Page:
I've been on a bit of a tomato bender. Of course there's the tomato sandwiches and bruschetta (a friend strongly encouraged me to try goat cheese instead of the fresh mozzarella, so that's next on The Tomato Agenda). A couple nights ago I made stuffed baked tomatoes over creamy polenta. I thought it dreamy, but no one else did, phooey on them. Then last night I made tomato bread pudding.
Now this pudding, I've written about before. I'm not one to re-post recipes—ever—but today I am making an exception. Rather then go back to the original recipe and add in my changes like I usually do, this time I'm presenting you with the entire tomato bread pudding experience all over again. You won't resent me if I force you to luxuriate in cheesy, garlicky, sausage-y, bready, tomato-y goodness, will you? Right. I didn't think so.
After that supper, flavor fireworks still going off in my mouth, I informed my husband that if I ever open a restaurant, tomato bread pudding will be on the menu. I'm not planning to open a restaurant any time soon, nor do I ever even entertain such thoughts, but never mind that. If I do open a restaurant, I will serve tomato bread pudding. In fact, now that I'm thinking about it, maybe I should open a little cafe that sells only tomato bread pudding and red wine. Wouldn't that be quaint?
Tomato Bread Pudding with Caramelized Onions and Sausage
Changes I made this time around: I tossed in a pound of browned sausage, two caramelized onions, and instead of the fancy seasoning mix that I don't have, I added a bunch of spices willy-nilly.
The recipe sounds complicated, but most of the components (toasted bread, browned sausage, caramelized onions, roasted tomatoes and garlic) can be made ahead of time. Even the egg custard can be whisked together and then stored in the fridge until assembly.
Also, what with the eggs, sausage, and bread, this is basically a breakfast casserole, you realize. Just saying....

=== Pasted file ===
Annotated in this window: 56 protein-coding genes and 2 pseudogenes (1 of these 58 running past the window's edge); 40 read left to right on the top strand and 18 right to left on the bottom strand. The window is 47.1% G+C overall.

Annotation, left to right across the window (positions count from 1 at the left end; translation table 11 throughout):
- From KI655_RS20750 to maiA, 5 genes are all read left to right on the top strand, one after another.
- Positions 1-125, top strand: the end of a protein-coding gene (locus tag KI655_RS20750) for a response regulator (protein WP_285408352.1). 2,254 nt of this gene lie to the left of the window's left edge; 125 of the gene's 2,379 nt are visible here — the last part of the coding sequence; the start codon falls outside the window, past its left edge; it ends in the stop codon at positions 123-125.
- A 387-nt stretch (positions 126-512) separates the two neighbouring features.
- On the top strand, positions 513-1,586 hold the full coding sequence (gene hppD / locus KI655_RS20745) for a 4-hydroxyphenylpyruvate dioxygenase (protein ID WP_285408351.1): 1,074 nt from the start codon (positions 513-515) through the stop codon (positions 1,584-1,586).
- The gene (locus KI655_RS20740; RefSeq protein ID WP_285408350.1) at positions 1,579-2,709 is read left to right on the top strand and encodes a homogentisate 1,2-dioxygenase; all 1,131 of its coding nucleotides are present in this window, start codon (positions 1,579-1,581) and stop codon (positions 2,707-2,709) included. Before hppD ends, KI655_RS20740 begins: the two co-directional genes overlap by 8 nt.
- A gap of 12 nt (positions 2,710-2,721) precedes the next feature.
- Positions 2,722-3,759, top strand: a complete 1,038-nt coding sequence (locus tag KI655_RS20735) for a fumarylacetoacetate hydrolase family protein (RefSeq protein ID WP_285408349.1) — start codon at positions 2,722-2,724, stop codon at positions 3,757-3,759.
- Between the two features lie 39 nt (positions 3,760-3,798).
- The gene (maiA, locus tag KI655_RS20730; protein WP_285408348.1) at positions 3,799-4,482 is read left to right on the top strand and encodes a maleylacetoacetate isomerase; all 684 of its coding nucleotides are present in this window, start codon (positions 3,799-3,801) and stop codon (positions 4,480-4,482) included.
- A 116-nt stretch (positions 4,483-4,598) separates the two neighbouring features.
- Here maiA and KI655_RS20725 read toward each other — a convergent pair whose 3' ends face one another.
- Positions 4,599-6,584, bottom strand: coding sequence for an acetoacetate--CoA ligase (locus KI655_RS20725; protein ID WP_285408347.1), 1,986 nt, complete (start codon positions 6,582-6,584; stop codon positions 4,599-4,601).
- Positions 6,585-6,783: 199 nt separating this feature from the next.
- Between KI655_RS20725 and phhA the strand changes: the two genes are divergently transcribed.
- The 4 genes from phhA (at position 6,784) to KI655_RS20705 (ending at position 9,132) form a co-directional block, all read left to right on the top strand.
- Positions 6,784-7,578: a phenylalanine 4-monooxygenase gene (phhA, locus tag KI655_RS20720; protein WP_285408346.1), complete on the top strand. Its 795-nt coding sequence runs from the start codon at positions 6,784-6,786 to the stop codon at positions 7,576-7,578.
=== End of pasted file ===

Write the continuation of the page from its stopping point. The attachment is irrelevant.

6 cups of cubed rustic sourdough bread (roughly one pound)
2/3 cup olive oil, more or less
3 pounds Roma tomatoes, topped and sliced in half
½ teaspoon each oregano, basil, thyme, rosemary, fennel, sage, salt, black pepper
1 head garlic
2 cups grated Gruyere cheese
½ cup grated fresh Parmesan
8 eggs, beaten
2 cups milk
1 cup heavy whipping cream
2 teaspoons salt
½ teaspoon pepper
1 pound breakfast sausage, browned
2 large onions, sliced thin and caramelized
Toss the bread cubes with 1/3 cup of olive oil. Bake at 375 degrees for 15 to 20 minutes, stirring occasionally, or until golden brown and toasty. Set aside.
Toss the Roma tomatoes with the spices (the ½ teaspoon list) and a couple tablespoons of olive oil. Place the tomatoes on a sided baking sheet, cut sides up. Cut the top off the head of garlic, place the head cut side up on a piece of foil, drizzle it with olive oil, wrap it up tightly, and nestle it in among the tomatoes. Bake the tomatoes and garlic at 375 degrees for one hour. When the garlic is cool enough to handle, squeeze the soft pulp out of the papery husks and into a bowl. Mash the pulp with a fork to get rid of lumps. Set aside the tomatoes and garlic pulp.
Beat the eggs in a large bowl. Add the garlic pulp, milk, cream, cheeses, 2 teaspoons salt, and ½ teaspoon black pepper.
Tumble the toasted bread cubes into a greased 9 x 13 baking dish. Spread the caramelized onions and browned sausage on top. Pour over the egg-cream mixture. Arrange the roasted tomatoes on top.
Bake the pudding at 375 degrees for 40-50 minutes or until the custard has set up and the pudding is puffy and golden brown.
This same time, years previous: the quotidian (8.10.15), the Murch collision of 2015, the quotidian (8.11.14), the quotidian (8.12.13), goodbye, getting my halo on, there's that, sanitation and me, sweet pickles, and orange mint tea.